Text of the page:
Frustrated parents of children who attend Dixie Canyon Avenue Elementary School in Sherman Oaks criticized school district officials for not keeping their promise to move an electrical transformer away from an outside wall of a kindergarten classroom.
Pressured by parents and a kindergarten teacher at the school, Los Angeles Unified School District officials agreed six weeks ago to relocate the transformer at an estimated cost of $100,000.
But in a meeting with parents last week, district officials said they agreed too hastily to relocate the transformer and that moving it is not the most cost-effective solution.
"You can't just do that overnight," said David Koch, the school district's business manager.
Koch said the district is examining other alternatives, such as shielding the transformer or making the classroom near the transformer a storage room so children will not be exposed to the high levels of electromagnetic fields measured there in December.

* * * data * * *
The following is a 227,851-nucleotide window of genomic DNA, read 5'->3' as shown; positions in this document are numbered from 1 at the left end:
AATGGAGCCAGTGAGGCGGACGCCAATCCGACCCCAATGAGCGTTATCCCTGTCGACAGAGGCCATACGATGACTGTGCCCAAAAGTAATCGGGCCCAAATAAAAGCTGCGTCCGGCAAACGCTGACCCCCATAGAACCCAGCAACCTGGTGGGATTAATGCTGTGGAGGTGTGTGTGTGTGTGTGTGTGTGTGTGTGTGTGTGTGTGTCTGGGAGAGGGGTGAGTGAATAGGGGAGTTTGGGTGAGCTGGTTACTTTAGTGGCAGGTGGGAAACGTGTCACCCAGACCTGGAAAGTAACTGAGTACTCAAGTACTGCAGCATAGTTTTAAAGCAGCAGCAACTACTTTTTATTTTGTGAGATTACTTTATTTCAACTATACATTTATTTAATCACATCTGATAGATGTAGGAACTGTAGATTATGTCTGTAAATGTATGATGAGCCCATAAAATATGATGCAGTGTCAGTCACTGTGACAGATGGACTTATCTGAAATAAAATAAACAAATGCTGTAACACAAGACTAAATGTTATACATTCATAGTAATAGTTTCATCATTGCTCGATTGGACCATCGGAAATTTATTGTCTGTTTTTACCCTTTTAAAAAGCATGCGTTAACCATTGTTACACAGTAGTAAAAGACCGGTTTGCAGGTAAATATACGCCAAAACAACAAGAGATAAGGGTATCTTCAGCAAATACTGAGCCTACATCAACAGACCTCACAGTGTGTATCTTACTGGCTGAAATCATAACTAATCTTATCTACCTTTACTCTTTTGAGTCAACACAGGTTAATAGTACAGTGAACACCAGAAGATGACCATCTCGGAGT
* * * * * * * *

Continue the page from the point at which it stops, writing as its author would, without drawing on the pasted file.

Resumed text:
Electromagnetic fields are present wherever an electrical current passes through a wire. EMFs are the subject of a scientific debate as a potential cause of childhood cancer.
Dixie Canyon parents, who first reacted angrily March 11 to reports that the transformer exposed their children to strong electromagnetic fields, said they were frustrated that no action had been taken. They again called for the district to resolve the matter.
"We're not going away," said Anne Ward, whose daughter is in the kindergarten class near the transformer.
The 33 kindergartners whose classroom is the focus of the controversy are attending class in the school library until a new bungalow can be installed.
"It's a nightmare," Ward said. "It really is. The kids don't understand what's going on."